In lists of college majors with the highest starting salaries, engineering always dominates; according to Forbes, the only non-engineering major in the top-five top-earning list is computer science. Which makes it all the more worrisome that women make up a measly 12 percent of CS majors — down significantly from the 1980s, when women made up more than a third of CS grads.
The Huffington Post’s David Thielen offers suggestions for bringing more women into computer science, starting from making coding competitions more female-friendly and emphasizing the collaborative side of programming. Leaving aside the fact that not all women prefer jobs that involve social interaction and teamwork, Thielen has some suggestions that might help give coding a rep that’s less nerd-alone-in-a-room-with-a-jug-of-Mountain-Dew and more, well, fun.
Even more encouraging, though, is the fact that at Johns Hopkins, women make up 22 percent of all CS majors — nearly twice the national average. That’s in part due to robust support networks, like the Women in Computer Science group which offers weekly coding circles, guest speakers, and meetings both formal and informal. The school also hosted last year’s International Celebration of Women in Computing. That’s a great start, but then again Johns Hopkins tends to attract students with a more CS-ish bent; we’d be thrilled to see their numbers of female CS grads rise even higher. Harvey Mudd College in California saw its share of female CS majors rise to 38 percent after redesigning its intro courses to focus more on computational interaction; other schools are creating special scholarship programs targeting women, or actively recruiting high school students into their CS programs.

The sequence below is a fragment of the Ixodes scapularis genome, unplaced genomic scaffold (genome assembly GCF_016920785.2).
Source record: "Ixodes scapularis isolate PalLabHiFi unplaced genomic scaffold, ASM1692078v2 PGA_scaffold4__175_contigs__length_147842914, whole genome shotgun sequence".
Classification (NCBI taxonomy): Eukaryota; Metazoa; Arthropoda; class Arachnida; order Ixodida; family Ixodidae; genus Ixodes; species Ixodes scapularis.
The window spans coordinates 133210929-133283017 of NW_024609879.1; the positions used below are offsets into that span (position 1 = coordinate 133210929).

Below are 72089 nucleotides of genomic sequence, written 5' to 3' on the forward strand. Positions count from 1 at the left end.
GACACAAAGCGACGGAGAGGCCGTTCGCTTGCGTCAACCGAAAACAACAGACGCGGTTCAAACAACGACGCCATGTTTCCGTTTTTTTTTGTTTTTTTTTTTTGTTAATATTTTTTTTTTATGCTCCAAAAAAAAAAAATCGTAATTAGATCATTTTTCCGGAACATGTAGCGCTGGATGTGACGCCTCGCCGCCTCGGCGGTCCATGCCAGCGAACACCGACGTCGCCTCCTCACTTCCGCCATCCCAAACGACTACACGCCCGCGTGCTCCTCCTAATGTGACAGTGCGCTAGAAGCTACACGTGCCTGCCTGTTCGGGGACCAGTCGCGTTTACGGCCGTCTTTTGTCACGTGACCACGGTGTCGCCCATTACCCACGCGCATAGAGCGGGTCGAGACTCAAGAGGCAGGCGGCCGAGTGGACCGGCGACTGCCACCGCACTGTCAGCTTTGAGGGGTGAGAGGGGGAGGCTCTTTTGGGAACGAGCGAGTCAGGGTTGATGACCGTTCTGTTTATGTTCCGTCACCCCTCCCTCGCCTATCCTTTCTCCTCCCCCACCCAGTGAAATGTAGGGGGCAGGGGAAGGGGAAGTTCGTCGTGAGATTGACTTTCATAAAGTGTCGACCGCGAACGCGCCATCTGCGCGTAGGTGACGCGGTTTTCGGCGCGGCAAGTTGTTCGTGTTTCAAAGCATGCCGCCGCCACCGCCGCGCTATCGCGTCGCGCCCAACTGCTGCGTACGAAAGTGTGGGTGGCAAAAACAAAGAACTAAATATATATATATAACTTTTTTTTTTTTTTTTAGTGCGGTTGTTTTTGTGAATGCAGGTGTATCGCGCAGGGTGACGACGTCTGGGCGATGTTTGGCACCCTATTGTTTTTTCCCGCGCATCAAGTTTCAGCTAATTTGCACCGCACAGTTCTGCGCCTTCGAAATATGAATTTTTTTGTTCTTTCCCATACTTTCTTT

It may take a little extra effort to get women into CS programs. As Jonecia Keels, a recent computer engineering grad, told the Chronicle, “In my high-school class, I was the only female and the only minority. Bill Gates, Steve Jobs—all the influential people in the field didn’t look like me.”
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